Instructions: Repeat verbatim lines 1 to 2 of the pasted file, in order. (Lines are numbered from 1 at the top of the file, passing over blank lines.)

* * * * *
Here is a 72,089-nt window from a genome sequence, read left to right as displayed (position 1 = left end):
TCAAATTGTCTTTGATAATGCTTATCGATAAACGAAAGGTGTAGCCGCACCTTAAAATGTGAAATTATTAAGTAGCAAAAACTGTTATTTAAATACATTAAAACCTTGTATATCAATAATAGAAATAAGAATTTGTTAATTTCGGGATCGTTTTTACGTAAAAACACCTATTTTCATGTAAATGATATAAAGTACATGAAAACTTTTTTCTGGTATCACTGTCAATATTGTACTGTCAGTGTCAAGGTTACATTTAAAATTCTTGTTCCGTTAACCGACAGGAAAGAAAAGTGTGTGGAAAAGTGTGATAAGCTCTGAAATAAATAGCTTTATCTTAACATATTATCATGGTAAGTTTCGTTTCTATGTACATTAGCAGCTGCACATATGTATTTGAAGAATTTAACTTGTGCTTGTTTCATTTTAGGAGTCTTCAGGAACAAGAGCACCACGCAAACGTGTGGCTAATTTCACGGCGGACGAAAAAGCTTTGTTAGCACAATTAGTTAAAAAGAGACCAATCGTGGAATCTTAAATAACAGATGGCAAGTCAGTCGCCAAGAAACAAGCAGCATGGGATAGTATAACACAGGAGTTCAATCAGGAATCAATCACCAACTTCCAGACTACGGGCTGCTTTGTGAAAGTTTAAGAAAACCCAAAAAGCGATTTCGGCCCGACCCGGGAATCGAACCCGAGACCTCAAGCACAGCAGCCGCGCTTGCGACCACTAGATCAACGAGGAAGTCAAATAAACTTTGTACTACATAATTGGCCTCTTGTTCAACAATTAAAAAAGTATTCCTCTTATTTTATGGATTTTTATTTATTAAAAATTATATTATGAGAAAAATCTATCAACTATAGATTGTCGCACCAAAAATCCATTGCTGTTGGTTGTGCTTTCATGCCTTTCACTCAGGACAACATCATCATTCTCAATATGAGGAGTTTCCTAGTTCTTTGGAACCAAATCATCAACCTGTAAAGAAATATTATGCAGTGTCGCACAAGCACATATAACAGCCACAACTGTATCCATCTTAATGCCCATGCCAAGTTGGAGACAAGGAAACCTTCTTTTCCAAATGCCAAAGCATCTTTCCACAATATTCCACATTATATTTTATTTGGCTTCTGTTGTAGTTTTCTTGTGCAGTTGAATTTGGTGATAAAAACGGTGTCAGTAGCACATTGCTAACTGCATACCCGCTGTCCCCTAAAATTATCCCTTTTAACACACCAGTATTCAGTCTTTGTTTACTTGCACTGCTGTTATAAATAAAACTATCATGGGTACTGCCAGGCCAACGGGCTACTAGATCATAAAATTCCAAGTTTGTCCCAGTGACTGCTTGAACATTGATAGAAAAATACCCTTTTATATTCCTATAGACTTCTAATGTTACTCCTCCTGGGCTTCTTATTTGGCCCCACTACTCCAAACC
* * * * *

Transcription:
Here is a 72,089-nt window from a genome sequence, read left to right as displayed (position 1 = left end):
TCAAATTGTCTTTGATAATGCTTATCGATAAACGAAAGGTGTAGCCGCACCTTAAAATGTGAAATTATTAAGTAGCAAAAACTGTTATTTAAATACATTAAAACCTTGTATATCAATAATAGAAATAAGAATTTGTTAATTTCGGGATCGTTTTTACGTAAAAACACCTATTTTCATGTAAATGATATAAAGTACATGAAAACTTTTTTCTGGTATCACTGTCAATATTGTACTGTCAGTGTCAAGGTTACATTTAAAATTCTTGTTCCGTTAACCGACAGGAAAGAAAAGTGTGTGGAAAAGTGTGATAAGCTCTGAAATAAATAGCTTTATCTTAACATATTATCATGGTAAGTTTCGTTTCTATGTACATTAGCAGCTGCACATATGTATTTGAAGAATTTAACTTGTGCTTGTTTCATTTTAGGAGTCTTCAGGAACAAGAGCACCACGCAAACGTGTGGCTAATTTCACGGCGGACGAAAAAGCTTTGTTAGCACAATTAGTTAAAAAGAGACCAATCGTGGAATCTTAAATAACAGATGGCAAGTCAGTCGCCAAGAAACAAGCAGCATGGGATAGTATAACACAGGAGTTCAATCAGGAATCAATCACCAACTTCCAGACTACGGGCTGCTTTGTGAAAGTTTAAGAAAACCCAAAAAGCGATTTCGGCCCGACCCGGGAATCGAACCCGAGACCTCAAGCACAGCAGCCGCGCTTGCGACCACTAGATCAACGAGGAAGTCAAATAAACTTTGTACTACATAATTGGCCTCTTGTTCAACAATTAAAAAAGTATTCCTCTTATTTTATGGATTTTTATTTATTAAAAATTATATTATGAGAAAAATCTATCAACTATAGATTGTCGCACCAAAAATCCATTGCTGTTGGTTGTGCTTTCATGCCTTTCACTCAGGACAACATCATCATTCTCAATATGAGGAGTTTCCTAGTTCTTTGGAACCAAATCATCAACCTGTAAAGAAATATTATGCAGTGTCGCACAAGCACATATAACAGCCACAACTGTATCCATCTTAATGCCCATGCCAAGTTGGAGACAAGGAAACCTTCTTTTCCAAATGCCAAAGCATCTTTCCACAATATTCCACATTATATTTTATTTGGCTTCTGTTGTAGTTTTCTTGTGCAGTTGAATTTGGTGATAAAAACGGTGTCAGTAGCACATTGCTAACTGCATACCCGCTGTCCCCTAAAATTATCCCTTTTAACACACCAGTATTCAGTCTTTGTTTACTTGCACTGCTGTTATAAATAAAACTATCATGGGTACTGCCAGGCCAACGGGCTACTAGATCATAAAATTCCAAGTTTGTCCCAGTGACTGCTTGAACATTGATAGAAAAATACCCTTTTATATTCCTATAGACTTCTAATGTTACTCCTCCTGGGCTTCTTATTTGGCCCCACTACTCCAAACC